Nanodiamonds are microscopic diamonds many times smaller than the width of a human hair, between four and ten nanometers in fact with one nanometer being one billionth of a meter.
Although very small according to an article in the Journal of Nature Nanotechnology points out, “Nanodiamonds have excellent mechanical and optical properties, high surface areas and tunable surface structures. They are also non-toxic, which makes them well suited to biomedical applications.”
Nanodiamonds can be found in the soot that is left after an explosion of carbon. However some nanodiamonds can be found in nature and are considered, by some scientists, to be the result of a comet exploding over the planet some millions of years ago.
A research paper, “Evidence for an extraterrestrial impact 12,900 years ago that contributed to the megafaunal extinctions and the Younger Dryas cooling.” Has shown the presence of nanodiamonds in various sites in evelen different countries around the world.
“Clovis-age sites in North American are overlain by a thin, discrete layer with varying peak abundances of magnetic grains with iridium, magnetic microspherules, charcoal, soot, carbon spherules, glass-like carbon containing nanodiamonds, and fullerenes with [extraterrestrial (ET)] helium, all of which are evidence for an ET impact and associated biomass burning at ≈12.9 ka,” the article states. “This layer also extends throughout at least 15 Carolina Bays, which are unique, elliptical depressions, oriented to the northwest across the Atlantic Coastal Plain. We propose that one or more large, low-density ET objects exploded over northern North America, partially destabilizing the Laurentide Ice Sheet and triggering [Younger Dryas] cooling.”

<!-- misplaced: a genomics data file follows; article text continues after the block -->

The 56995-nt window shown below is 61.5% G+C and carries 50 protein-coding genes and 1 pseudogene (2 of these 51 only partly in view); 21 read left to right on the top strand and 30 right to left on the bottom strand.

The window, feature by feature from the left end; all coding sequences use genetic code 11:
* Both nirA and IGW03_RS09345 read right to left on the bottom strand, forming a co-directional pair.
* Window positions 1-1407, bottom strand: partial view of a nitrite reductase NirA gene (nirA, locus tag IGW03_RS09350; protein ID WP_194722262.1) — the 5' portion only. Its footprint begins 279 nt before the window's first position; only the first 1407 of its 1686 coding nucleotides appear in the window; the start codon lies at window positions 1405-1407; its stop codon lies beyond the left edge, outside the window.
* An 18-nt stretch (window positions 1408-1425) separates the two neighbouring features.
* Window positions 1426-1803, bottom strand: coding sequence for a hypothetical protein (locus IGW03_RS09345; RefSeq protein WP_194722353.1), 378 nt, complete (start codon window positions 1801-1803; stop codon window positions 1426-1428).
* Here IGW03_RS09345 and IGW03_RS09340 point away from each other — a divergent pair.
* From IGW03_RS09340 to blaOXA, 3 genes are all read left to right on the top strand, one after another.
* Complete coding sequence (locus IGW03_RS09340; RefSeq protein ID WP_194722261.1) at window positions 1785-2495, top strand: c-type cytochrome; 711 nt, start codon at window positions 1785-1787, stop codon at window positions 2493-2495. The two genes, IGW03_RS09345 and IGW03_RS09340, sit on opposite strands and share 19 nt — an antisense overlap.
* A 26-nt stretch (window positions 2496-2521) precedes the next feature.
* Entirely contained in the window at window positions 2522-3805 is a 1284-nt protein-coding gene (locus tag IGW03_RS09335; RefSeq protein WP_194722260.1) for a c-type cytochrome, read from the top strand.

Nature Nanotechnology, also points out the great diversity of uses nanodiamonds have including catalysts in scientific experiments, seeding material for cultivating diamond films, additives for automobile oils, galvanic coatings and polishing compounds and notably potential use in fighting cancer.
“This new imaging modality opens the exciting prospect of following complex cellular trafficking pathways quantitatively with important applications in drug delivery,” said Professor Paola Borri from the School of Biosciences, who led the study at Cardiff University. “The next step for us will be to push the technique to detect nanodiamonds of even smaller sizes than what we have shown so far and to demonstrate a specific application in drug delivery.”
Nowadays there are companies that produce nanodiamonds including Ray technologies, NanoDiamond products and EMFUTUR Technologies. All produce nanodiamonds for industry and medical
The future of nanodiamonds looks good and nanodiamonds could be the investment of the future.